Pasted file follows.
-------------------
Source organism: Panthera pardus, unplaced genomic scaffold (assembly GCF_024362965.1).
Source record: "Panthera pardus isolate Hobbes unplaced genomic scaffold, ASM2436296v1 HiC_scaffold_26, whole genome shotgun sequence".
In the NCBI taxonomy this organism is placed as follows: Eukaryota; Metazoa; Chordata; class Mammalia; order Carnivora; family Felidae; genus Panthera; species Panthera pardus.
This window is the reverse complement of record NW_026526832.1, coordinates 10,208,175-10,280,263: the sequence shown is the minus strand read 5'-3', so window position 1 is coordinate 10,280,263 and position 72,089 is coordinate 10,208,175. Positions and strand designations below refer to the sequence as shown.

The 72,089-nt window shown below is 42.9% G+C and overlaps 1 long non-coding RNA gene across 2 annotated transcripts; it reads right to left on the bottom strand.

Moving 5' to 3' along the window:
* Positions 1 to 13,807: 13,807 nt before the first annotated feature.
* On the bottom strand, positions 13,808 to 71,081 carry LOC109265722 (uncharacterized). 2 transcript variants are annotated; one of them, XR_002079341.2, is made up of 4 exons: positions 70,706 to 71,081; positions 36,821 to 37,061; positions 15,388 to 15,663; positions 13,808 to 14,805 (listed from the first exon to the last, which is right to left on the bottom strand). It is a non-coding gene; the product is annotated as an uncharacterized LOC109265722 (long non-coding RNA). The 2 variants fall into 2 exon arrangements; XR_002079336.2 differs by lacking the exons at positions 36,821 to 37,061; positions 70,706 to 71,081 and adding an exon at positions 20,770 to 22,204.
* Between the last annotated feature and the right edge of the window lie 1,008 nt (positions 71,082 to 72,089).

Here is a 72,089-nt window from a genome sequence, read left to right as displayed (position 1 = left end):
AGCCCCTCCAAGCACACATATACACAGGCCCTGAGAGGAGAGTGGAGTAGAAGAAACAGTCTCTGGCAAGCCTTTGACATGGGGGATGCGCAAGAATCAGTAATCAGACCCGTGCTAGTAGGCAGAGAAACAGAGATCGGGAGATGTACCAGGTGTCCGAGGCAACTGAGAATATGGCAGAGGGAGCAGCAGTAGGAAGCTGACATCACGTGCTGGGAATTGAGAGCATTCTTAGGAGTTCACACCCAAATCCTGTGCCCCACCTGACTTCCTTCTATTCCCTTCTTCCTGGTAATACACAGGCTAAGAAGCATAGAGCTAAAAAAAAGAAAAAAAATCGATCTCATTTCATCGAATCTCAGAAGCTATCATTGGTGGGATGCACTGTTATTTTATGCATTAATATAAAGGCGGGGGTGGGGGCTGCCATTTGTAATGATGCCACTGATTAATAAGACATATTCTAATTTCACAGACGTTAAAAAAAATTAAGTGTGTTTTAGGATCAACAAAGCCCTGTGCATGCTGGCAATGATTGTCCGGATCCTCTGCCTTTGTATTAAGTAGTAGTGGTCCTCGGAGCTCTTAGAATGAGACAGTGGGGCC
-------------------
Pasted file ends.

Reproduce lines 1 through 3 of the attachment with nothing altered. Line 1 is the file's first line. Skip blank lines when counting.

Source organism: Panthera pardus, unplaced genomic scaffold (assembly GCF_024362965.1).
Source record: "Panthera pardus isolate Hobbes unplaced genomic scaffold, ASM2436296v1 HiC_scaffold_26, whole genome shotgun sequence".
In the NCBI taxonomy this organism is placed as follows: Eukaryota; Metazoa; Chordata; class Mammalia; order Carnivora; family Felidae; genus Panthera; species Panthera pardus.